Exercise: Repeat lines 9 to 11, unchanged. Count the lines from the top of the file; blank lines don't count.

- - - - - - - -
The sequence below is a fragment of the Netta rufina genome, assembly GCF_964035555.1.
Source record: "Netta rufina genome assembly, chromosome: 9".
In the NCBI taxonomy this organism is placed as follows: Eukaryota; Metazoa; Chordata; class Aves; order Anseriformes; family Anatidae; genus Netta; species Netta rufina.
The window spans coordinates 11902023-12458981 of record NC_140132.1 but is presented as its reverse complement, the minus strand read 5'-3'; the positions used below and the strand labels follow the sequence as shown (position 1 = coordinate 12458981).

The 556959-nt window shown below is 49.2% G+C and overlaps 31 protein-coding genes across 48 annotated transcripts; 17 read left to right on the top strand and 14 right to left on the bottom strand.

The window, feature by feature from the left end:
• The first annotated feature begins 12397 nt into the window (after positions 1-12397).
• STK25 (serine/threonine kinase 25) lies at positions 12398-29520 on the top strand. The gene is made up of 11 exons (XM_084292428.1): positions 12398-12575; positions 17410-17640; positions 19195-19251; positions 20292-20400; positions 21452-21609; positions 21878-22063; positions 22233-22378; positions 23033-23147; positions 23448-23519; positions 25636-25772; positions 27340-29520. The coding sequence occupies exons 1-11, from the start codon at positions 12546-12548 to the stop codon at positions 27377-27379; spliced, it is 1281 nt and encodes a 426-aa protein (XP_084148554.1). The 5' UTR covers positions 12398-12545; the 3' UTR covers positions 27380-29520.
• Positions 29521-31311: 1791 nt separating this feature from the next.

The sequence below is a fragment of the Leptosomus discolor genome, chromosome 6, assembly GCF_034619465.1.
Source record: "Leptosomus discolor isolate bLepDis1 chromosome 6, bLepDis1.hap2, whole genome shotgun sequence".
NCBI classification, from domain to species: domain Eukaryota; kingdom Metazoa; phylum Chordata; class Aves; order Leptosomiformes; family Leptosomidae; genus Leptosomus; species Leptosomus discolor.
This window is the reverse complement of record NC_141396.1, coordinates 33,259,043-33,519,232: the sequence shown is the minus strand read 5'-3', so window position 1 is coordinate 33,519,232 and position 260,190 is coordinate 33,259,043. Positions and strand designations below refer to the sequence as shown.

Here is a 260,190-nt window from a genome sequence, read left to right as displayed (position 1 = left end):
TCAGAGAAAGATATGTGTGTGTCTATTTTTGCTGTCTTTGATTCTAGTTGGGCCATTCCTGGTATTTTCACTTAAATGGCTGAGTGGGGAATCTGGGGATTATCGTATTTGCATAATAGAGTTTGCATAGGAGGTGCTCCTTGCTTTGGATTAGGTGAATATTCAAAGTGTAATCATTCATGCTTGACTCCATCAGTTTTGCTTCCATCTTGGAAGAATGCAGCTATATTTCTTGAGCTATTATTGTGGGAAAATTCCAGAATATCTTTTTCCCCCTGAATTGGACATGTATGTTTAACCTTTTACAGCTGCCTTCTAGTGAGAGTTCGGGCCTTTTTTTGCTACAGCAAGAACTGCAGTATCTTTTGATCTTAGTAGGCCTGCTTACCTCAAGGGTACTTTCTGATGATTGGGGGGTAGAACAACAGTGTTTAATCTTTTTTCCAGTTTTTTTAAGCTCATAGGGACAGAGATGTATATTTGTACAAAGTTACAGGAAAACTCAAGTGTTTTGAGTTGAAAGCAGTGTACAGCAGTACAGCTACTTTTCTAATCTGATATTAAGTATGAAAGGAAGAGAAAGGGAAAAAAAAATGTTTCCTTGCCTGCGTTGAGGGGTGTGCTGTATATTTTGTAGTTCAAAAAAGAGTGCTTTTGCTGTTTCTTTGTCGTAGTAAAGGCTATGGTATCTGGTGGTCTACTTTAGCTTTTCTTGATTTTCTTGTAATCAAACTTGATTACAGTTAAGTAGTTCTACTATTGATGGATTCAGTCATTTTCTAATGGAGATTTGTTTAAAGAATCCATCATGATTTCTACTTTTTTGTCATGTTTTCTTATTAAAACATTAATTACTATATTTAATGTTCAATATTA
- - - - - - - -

• Positions 29521-31311: 1791 nt separating this feature from the next.

The sequence below is a fragment of the Leptosomus discolor genome, chromosome 6, assembly GCF_034619465.1.
Source record: "Leptosomus discolor isolate bLepDis1 chromosome 6, bLepDis1.hap2, whole genome shotgun sequence".